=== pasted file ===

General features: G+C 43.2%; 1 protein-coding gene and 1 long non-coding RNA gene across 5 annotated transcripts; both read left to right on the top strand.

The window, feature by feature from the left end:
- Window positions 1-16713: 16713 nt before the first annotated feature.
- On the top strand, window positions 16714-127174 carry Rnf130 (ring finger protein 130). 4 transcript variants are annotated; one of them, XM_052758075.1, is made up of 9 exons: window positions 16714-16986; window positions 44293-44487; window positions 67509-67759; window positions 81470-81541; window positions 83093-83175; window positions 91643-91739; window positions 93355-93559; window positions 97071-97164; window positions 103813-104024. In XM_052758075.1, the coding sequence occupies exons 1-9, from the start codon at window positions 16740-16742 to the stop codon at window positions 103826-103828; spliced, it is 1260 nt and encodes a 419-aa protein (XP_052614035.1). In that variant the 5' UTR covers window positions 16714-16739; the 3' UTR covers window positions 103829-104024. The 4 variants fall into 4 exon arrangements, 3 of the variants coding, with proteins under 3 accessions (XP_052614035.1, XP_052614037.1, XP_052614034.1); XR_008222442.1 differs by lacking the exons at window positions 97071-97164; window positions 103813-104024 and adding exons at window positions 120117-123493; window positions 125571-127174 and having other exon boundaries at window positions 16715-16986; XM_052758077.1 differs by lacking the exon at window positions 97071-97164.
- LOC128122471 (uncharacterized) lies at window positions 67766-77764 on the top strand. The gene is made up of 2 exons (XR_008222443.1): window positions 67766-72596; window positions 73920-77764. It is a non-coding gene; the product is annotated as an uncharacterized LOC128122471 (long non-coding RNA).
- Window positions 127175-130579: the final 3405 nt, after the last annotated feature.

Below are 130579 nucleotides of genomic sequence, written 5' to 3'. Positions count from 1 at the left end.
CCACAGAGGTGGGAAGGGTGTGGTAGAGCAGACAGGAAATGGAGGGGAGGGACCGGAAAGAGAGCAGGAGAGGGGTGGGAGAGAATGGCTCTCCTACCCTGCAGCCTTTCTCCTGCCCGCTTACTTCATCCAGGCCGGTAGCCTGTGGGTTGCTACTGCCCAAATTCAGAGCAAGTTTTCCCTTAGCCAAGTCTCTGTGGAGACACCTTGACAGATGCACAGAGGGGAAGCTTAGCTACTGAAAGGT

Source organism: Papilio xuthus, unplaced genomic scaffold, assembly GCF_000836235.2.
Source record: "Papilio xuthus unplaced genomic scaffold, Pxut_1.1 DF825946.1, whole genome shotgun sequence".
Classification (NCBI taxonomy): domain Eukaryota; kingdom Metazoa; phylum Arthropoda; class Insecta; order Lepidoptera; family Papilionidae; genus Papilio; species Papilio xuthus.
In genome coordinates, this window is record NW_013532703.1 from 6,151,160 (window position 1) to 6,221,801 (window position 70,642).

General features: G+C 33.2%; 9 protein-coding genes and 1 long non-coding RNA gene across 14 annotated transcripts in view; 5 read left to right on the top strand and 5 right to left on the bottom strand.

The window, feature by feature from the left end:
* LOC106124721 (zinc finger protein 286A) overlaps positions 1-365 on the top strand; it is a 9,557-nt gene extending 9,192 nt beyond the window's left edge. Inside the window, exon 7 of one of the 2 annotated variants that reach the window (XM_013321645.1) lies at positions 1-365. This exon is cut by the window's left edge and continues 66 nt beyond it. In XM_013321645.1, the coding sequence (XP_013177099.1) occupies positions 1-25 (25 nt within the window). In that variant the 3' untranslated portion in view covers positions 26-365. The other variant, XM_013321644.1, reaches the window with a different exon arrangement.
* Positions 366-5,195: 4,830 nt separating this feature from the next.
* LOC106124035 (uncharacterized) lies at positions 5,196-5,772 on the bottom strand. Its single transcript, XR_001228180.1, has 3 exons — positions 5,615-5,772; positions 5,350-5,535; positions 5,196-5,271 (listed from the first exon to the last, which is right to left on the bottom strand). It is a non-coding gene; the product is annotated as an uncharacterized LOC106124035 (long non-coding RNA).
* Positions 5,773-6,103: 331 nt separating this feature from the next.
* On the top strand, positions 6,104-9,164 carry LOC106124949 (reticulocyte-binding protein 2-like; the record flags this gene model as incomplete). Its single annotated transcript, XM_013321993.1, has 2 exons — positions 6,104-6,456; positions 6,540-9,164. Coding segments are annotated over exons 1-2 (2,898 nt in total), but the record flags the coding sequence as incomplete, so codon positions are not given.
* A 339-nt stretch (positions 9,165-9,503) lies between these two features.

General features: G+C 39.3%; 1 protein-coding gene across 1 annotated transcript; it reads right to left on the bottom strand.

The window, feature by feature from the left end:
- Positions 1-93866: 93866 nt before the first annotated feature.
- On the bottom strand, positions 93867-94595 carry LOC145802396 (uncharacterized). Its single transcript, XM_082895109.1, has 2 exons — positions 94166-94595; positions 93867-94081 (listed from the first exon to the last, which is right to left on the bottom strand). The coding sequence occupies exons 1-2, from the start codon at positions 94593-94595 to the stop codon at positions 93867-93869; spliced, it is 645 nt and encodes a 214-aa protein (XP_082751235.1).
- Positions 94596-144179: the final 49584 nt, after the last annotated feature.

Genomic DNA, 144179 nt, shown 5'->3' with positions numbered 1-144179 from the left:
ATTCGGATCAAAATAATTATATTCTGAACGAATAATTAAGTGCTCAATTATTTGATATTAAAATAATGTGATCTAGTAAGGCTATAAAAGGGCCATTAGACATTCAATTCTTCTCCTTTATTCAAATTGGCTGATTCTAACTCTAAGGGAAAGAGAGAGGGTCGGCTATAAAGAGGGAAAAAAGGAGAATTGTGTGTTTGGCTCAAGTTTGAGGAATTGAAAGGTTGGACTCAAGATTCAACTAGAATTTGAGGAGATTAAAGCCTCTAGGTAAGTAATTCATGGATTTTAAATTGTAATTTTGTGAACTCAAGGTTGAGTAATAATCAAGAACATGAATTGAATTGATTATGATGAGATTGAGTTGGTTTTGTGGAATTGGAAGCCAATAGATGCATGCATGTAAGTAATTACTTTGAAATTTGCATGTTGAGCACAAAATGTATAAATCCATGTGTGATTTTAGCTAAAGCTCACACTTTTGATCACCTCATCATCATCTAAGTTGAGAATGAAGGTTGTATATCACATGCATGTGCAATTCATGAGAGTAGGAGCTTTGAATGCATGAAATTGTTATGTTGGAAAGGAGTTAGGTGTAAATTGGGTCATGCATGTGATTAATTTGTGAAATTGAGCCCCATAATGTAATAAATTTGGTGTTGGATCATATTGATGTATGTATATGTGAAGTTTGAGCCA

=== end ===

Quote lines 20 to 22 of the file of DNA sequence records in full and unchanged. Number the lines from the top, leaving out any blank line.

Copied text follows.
* A 339-nt stretch (positions 9,165-9,503) lies between these two features.

General features: G+C 39.3%; 1 protein-coding gene across 1 annotated transcript; it reads right to left on the bottom strand.

The window, feature by feature from the left end: